Plano, TX — Back in the summer of 2008, Royce Holland, chairman of Masergy, a managed services firm, asked Chris MacFarland, a company outsider at the time, to take a hard look at his company. Five years later, MacFarland is opening a new chapter of growth for the middle-market firm as he serves as Masergy’s CEO and advances the firm into the field of cloud-based communications. MME recently spoke to McFarland about his transition from outsider to CEO.
MacFarland: The reality is that most companies, as they compete and grow from $10 million to $50 million, get caught up in their own minutiae. A huge bureaucracy often develops, which causes it not to operate at an optimal level. Masergy was at that point in time when they needed a new leader. They needed to reassess what their core values were. They needed to arrive at something the entire company could rally behind.
MME: Did Masergy’s owners share your understanding of what needed to be done?
MacFarland: This vintage of company, which was funded in the year 2000, was beginning to be a little long in the tooth in terms of liquidity. In fact, you’ll find that most of these fund durations are 10 years, with the ability to extend that for a year or two. They definitely were looking to see if they could gain some — if not complete — liquidity from the business, but what I found was a firm that from a macro standpoint was in a good place, but not a great place. The trends that were happening in the broader IT services space were accelerating. Masergy had been able to capture some of these opportunities, but just like many companies as they move from early stage to midstage, you have to make adjustments to how you organize your business.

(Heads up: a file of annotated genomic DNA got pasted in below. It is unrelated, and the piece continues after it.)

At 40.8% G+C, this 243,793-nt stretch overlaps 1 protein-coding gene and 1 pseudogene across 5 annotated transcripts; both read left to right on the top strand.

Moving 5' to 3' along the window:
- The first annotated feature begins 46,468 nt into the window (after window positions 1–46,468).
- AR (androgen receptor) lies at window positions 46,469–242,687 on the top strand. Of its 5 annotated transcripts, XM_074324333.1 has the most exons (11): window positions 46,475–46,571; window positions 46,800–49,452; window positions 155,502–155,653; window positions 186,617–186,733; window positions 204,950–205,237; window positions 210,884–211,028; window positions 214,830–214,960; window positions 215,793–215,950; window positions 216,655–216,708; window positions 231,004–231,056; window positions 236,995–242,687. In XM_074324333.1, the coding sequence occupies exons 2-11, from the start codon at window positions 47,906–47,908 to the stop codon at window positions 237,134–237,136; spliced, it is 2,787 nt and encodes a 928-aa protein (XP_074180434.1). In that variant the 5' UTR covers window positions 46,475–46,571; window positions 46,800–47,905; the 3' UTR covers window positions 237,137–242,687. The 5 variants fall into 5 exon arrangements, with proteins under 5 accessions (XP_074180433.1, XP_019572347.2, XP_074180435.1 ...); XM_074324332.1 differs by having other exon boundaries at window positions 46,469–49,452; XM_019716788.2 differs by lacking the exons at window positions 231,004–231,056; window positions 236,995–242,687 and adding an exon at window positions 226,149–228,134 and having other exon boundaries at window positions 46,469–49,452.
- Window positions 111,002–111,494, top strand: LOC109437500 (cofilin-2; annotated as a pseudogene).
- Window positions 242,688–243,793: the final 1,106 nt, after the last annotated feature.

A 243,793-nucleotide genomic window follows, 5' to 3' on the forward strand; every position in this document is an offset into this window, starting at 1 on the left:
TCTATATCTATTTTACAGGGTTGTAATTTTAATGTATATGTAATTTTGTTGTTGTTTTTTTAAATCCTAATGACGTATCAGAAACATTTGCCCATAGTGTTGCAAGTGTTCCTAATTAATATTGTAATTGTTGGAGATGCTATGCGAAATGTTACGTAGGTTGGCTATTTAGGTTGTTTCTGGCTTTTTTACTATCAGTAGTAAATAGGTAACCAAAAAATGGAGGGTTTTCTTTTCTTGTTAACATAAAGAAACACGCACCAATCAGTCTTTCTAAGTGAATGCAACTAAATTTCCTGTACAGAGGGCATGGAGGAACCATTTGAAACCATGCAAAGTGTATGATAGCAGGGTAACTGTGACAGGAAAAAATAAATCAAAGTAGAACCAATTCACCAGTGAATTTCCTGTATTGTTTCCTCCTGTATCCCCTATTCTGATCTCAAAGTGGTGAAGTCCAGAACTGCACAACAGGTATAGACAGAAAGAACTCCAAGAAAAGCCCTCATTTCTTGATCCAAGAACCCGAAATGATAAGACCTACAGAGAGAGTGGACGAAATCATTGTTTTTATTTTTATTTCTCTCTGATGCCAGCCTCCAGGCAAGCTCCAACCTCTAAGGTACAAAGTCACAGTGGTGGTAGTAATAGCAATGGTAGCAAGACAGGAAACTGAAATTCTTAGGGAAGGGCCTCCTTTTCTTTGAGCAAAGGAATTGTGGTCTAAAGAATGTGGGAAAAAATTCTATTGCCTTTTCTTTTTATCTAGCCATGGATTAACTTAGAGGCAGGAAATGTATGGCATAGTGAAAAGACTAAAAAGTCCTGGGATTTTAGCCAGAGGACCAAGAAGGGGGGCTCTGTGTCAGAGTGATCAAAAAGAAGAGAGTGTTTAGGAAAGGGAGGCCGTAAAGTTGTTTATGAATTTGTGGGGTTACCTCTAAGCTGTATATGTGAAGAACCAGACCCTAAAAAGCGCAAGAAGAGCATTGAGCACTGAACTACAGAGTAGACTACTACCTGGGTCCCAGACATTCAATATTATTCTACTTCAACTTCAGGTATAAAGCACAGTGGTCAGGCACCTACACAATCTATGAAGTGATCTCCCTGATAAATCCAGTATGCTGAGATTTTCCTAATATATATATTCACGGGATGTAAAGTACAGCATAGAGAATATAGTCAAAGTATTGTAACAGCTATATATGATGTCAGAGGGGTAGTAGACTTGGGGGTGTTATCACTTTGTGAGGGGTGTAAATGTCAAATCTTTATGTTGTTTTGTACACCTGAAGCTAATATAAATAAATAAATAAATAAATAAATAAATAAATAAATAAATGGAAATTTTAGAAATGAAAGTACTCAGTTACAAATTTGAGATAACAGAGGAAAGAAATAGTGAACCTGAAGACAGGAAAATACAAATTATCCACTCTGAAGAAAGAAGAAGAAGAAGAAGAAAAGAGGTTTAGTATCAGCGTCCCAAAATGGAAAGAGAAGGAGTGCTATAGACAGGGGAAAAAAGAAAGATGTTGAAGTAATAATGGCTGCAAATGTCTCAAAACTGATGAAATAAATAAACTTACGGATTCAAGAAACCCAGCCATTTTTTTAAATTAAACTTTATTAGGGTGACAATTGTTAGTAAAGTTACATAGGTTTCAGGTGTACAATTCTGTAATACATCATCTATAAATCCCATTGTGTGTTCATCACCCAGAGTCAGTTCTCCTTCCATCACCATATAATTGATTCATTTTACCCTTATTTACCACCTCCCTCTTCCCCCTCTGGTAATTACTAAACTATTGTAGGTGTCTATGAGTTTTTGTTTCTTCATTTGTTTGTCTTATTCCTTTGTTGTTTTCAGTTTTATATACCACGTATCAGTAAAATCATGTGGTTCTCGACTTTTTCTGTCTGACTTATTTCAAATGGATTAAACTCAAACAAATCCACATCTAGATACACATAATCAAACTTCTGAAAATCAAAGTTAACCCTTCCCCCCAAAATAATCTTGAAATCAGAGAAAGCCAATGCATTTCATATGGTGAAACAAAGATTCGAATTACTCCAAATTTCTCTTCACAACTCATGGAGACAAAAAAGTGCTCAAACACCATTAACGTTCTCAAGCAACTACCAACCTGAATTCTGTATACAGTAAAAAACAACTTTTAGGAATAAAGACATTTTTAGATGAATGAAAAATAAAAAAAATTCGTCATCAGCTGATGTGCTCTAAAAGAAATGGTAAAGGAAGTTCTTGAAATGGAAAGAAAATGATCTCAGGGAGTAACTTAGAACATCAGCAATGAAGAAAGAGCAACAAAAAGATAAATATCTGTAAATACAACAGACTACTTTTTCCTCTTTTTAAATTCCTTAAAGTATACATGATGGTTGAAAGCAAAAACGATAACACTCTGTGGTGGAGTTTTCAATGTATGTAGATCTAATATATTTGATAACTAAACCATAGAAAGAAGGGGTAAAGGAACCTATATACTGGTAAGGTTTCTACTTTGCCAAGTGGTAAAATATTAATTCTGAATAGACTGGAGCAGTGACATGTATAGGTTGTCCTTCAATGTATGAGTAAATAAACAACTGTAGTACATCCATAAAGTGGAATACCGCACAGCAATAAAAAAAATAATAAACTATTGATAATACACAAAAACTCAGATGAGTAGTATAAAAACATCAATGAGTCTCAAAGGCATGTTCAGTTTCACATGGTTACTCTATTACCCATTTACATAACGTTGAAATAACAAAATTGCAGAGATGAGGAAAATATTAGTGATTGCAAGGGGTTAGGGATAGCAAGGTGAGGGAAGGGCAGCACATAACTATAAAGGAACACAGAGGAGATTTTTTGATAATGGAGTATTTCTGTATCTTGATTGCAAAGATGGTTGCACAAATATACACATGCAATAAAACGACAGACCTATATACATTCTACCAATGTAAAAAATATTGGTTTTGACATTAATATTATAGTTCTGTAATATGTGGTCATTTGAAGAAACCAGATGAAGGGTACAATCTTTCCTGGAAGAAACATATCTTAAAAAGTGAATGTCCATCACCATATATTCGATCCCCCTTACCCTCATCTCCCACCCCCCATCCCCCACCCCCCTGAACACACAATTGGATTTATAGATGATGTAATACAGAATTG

MME: You mentioned the importance of core values …
MacFarland: Yes, you have to reassess what your core values are, how you cultivate and properly train your employees with the right systems and tools. Some of these investments had been made, but some of them were lagging significantly, so what I found was a business that had a strong market opportunity. The original opportunity that had led to the company being invested in was absolutely there, and Masergy had been a leader from an innovation standpoint in terms of bringing technology to the marketplace. Even today we have some things that are very unique to our story. In fact, we are the only global platform that can deliver Ethernet anywhere in the world — and have it look and behave in the exact same way. However, the organization had a lot of challenges. There was political infighting that had just evolved over the years, so there wasn’t that organizational alignment that you would expect from a company that is expected to achieve sustainable long-term growth.
MME: How had the firm grown over time? Was it clear to you that there was something of plateau when it came to growth?
MacFarland: Masergy had grown fairly well since the beginning of the company, but as I joined, the global recession took off. It was clear that we had some organizational bench strength issues. As I mentioned, we didn’t have the right core values or culture, and there were some things on which I could see we needed to take action nearly immediately. At the same time, the recession did allow us to observe how the company was going to thrive or not thrive. It did take a toll on us. We did see flat-line growth for a period of time.